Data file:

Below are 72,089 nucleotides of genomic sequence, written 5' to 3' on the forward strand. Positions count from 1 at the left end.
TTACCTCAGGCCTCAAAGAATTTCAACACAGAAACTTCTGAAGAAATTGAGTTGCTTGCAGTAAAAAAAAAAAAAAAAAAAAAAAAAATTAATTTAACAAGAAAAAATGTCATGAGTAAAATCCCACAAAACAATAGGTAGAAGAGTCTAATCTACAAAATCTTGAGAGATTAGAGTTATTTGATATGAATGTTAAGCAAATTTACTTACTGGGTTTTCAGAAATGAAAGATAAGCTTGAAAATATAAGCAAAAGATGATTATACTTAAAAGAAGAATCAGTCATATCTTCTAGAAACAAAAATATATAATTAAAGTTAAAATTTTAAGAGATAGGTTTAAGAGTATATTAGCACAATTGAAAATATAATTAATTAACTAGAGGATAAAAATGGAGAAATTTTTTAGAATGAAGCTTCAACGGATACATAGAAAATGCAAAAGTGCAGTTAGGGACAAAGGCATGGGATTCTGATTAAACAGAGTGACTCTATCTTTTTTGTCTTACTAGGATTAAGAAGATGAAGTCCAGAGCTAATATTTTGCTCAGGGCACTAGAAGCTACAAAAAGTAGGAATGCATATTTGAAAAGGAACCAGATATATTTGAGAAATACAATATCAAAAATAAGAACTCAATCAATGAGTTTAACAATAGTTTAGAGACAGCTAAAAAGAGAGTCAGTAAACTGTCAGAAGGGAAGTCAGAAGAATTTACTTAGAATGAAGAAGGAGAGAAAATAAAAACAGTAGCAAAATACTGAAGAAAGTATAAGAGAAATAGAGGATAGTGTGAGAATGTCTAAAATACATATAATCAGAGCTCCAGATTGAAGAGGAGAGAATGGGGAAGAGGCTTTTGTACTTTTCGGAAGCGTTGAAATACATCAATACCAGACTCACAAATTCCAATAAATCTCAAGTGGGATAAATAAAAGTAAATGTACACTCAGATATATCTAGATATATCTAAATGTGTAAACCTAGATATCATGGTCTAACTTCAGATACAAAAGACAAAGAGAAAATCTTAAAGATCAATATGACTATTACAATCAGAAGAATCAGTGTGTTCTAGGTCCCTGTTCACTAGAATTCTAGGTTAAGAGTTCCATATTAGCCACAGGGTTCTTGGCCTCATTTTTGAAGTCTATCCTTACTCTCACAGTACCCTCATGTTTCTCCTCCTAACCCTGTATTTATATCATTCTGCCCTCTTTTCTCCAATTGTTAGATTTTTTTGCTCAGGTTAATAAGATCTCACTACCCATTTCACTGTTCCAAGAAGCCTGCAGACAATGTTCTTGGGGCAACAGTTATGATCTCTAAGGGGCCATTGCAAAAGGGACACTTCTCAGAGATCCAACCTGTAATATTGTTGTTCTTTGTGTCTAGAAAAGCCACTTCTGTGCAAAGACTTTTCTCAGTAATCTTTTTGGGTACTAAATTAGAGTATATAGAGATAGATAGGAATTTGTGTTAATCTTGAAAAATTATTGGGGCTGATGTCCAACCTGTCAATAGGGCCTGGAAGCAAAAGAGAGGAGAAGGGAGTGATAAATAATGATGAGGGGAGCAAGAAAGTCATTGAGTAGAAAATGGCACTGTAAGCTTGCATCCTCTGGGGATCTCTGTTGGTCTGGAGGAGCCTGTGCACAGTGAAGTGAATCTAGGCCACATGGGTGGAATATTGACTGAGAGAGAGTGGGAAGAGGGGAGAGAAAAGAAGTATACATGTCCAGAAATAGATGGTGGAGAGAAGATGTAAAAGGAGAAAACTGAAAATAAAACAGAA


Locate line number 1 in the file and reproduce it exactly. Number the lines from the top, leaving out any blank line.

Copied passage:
Below are 72,089 nucleotides of genomic sequence, written 5' to 3' on the forward strand. Positions count from 1 at the left end.